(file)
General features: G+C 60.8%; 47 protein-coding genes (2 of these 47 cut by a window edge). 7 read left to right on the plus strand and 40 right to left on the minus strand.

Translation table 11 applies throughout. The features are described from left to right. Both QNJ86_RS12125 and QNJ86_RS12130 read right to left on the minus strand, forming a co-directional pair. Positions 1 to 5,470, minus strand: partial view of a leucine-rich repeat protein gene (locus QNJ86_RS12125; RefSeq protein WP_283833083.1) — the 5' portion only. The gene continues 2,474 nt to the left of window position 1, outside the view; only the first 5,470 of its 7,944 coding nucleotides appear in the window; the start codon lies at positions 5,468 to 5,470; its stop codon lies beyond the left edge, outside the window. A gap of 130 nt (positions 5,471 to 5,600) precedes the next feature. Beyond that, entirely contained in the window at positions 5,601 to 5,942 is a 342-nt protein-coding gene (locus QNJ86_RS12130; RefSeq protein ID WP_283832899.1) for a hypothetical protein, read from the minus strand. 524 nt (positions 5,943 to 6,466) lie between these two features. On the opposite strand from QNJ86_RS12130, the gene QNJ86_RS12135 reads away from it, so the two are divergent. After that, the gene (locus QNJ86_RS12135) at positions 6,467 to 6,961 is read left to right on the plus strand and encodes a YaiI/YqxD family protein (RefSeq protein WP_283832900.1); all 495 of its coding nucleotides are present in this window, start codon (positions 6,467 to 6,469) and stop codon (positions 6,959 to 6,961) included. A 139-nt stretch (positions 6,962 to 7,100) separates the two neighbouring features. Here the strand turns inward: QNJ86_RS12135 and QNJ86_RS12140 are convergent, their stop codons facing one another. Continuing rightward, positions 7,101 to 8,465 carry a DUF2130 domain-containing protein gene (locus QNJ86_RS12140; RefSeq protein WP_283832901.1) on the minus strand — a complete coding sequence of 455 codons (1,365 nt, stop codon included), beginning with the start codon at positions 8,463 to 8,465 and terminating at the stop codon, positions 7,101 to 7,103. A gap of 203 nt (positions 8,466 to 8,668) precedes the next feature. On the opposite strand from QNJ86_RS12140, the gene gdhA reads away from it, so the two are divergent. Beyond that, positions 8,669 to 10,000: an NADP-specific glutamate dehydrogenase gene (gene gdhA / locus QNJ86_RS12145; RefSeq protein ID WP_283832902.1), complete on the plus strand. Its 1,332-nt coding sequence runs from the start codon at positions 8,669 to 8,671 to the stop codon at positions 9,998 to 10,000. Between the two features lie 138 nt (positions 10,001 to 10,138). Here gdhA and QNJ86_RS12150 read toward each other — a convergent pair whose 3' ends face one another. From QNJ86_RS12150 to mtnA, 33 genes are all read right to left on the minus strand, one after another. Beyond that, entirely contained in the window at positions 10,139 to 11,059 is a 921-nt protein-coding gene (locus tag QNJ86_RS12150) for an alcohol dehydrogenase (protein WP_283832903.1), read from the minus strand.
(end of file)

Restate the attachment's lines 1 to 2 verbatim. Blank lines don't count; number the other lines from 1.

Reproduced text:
General features: G+C 60.8%; 47 protein-coding genes (2 of these 47 cut by a window edge). 7 read left to right on the plus strand and 40 right to left on the minus strand.

Translation table 11 applies throughout. The features are described from left to right. Both QNJ86_RS12125 and QNJ86_RS12130 read right to left on the minus strand, forming a co-directional pair. Positions 1 to 5,470, minus strand: partial view of a leucine-rich repeat protein gene (locus QNJ86_RS12125; RefSeq protein WP_283833083.1) — the 5' portion only. The gene continues 2,474 nt to the left of window position 1, outside the view; only the first 5,470 of its 7,944 coding nucleotides appear in the window; the start codon lies at positions 5,468 to 5,470; its stop codon lies beyond the left edge, outside the window. A gap of 130 nt (positions 5,471 to 5,600) precedes the next feature. Beyond that, entirely contained in the window at positions 5,601 to 5,942 is a 342-nt protein-coding gene (locus QNJ86_RS12130; RefSeq protein ID WP_283832899.1) for a hypothetical protein, read from the minus strand. 524 nt (positions 5,943 to 6,466) lie between these two features. On the opposite strand from QNJ86_RS12130, the gene QNJ86_RS12135 reads away from it, so the two are divergent. After that, the gene (locus QNJ86_RS12135) at positions 6,467 to 6,961 is read left to right on the plus strand and encodes a YaiI/YqxD family protein (RefSeq protein WP_283832900.1); all 495 of its coding nucleotides are present in this window, start codon (positions 6,467 to 6,469) and stop codon (positions 6,959 to 6,961) included. A 139-nt stretch (positions 6,962 to 7,100) separates the two neighbouring features. Here the strand turns inward: QNJ86_RS12135 and QNJ86_RS12140 are convergent, their stop codons facing one another. Continuing rightward, positions 7,101 to 8,465 carry a DUF2130 domain-containing protein gene (locus QNJ86_RS12140; RefSeq protein WP_283832901.1) on the minus strand — a complete coding sequence of 455 codons (1,365 nt, stop codon included), beginning with the start codon at positions 8,463 to 8,465 and terminating at the stop codon, positions 7,101 to 7,103. A gap of 203 nt (positions 8,466 to 8,668) precedes the next feature. On the opposite strand from QNJ86_RS12140, the gene gdhA reads away from it, so the two are divergent. Beyond that, positions 8,669 to 10,000: an NADP-specific glutamate dehydrogenase gene (gene gdhA / locus QNJ86_RS12145; RefSeq protein ID WP_283832902.1), complete on the plus strand. Its 1,332-nt coding sequence runs from the start codon at positions 8,669 to 8,671 to the stop codon at positions 9,998 to 10,000. Between the two features lie 138 nt (positions 10,001 to 10,138). Here gdhA and QNJ86_RS12150 read toward each other — a convergent pair whose 3' ends face one another. From QNJ86_RS12150 to mtnA, 33 genes are all read right to left on the minus strand, one after another. Beyond that, entirely contained in the window at positions 10,139 to 11,059 is a 921-nt protein-coding gene (locus tag QNJ86_RS12150) for an alcohol dehydrogenase (protein WP_283832903.1), read from the minus strand.